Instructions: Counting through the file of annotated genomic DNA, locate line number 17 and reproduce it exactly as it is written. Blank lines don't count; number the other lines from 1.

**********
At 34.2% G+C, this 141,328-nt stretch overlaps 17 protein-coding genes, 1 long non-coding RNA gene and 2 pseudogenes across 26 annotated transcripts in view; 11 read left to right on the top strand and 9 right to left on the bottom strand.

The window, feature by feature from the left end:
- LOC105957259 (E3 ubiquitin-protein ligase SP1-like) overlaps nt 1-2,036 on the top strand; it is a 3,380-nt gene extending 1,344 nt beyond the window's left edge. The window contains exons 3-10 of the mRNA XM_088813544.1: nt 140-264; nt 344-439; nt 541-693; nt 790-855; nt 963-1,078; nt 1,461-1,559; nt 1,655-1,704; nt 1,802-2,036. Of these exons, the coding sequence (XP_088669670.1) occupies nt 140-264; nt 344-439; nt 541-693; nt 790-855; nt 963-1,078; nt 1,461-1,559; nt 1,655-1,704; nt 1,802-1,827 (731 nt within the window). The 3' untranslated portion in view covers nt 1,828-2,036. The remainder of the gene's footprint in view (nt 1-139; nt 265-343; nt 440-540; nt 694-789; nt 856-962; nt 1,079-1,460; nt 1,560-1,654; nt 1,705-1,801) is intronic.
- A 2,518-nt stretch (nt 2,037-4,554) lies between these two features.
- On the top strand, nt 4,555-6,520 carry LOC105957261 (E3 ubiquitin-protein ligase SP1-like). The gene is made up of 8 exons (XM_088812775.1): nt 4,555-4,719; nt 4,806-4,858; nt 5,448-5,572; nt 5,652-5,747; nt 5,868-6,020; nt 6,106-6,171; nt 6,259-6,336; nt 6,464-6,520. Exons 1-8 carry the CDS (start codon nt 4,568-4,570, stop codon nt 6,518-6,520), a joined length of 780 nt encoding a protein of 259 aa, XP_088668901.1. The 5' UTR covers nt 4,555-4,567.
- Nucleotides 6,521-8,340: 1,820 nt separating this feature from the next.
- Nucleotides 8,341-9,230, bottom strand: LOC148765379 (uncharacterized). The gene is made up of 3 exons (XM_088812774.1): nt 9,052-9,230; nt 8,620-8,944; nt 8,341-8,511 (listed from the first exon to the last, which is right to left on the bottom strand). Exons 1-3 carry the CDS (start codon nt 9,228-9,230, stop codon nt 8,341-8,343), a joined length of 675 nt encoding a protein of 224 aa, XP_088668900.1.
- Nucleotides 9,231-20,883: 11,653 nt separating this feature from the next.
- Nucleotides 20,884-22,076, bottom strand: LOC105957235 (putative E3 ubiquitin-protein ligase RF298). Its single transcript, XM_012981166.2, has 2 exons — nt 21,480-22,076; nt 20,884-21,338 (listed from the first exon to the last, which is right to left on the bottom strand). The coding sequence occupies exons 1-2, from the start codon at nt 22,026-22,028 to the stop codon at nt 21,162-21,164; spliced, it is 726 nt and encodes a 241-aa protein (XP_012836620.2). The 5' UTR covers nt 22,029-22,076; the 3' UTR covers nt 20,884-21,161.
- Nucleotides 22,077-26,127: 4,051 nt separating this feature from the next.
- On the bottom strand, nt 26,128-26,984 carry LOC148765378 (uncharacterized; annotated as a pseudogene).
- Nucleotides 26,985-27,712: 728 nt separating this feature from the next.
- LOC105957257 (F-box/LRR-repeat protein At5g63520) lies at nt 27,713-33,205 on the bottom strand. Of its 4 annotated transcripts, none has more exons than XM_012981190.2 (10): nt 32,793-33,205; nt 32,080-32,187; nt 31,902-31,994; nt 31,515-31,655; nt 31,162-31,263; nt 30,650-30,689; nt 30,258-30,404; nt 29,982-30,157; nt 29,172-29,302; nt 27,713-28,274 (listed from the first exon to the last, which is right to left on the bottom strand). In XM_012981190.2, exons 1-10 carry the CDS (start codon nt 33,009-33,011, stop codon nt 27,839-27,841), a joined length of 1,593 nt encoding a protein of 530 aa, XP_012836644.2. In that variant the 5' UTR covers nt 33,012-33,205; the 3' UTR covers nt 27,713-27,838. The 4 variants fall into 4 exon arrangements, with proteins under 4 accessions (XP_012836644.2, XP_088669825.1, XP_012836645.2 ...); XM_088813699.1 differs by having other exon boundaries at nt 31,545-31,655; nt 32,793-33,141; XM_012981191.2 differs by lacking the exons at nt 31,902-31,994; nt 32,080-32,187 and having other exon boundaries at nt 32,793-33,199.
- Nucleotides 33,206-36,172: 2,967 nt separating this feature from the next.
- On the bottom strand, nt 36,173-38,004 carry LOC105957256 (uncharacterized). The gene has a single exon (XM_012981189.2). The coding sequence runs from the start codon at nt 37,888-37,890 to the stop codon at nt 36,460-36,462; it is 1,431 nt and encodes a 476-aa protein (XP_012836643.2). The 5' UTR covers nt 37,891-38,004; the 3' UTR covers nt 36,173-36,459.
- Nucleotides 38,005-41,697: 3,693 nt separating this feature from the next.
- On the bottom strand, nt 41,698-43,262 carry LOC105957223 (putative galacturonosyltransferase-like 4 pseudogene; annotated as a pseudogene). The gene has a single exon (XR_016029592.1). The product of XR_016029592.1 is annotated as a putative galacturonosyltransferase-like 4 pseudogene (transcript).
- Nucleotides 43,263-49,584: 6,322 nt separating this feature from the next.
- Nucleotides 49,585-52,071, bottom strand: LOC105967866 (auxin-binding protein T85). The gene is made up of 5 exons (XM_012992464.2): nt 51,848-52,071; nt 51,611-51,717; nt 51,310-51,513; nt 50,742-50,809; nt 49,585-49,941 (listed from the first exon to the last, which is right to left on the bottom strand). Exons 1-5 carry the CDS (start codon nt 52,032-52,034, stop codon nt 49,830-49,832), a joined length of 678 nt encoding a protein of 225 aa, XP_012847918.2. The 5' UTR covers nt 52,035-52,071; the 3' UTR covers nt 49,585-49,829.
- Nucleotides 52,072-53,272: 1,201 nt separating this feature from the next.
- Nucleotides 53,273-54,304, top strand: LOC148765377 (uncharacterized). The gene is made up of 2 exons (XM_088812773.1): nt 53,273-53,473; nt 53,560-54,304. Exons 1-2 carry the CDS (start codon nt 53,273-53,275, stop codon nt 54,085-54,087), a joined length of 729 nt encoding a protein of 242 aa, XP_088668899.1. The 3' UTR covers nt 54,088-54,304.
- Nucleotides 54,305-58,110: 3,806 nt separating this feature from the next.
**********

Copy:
- On the bottom strand, nt 41,698-43,262 carry LOC105957223 (putative galacturonosyltransferase-like 4 pseudogene; annotated as a pseudogene). The gene has a single exon (XR_016029592.1). The product of XR_016029592.1 is annotated as a putative galacturonosyltransferase-like 4 pseudogene (transcript).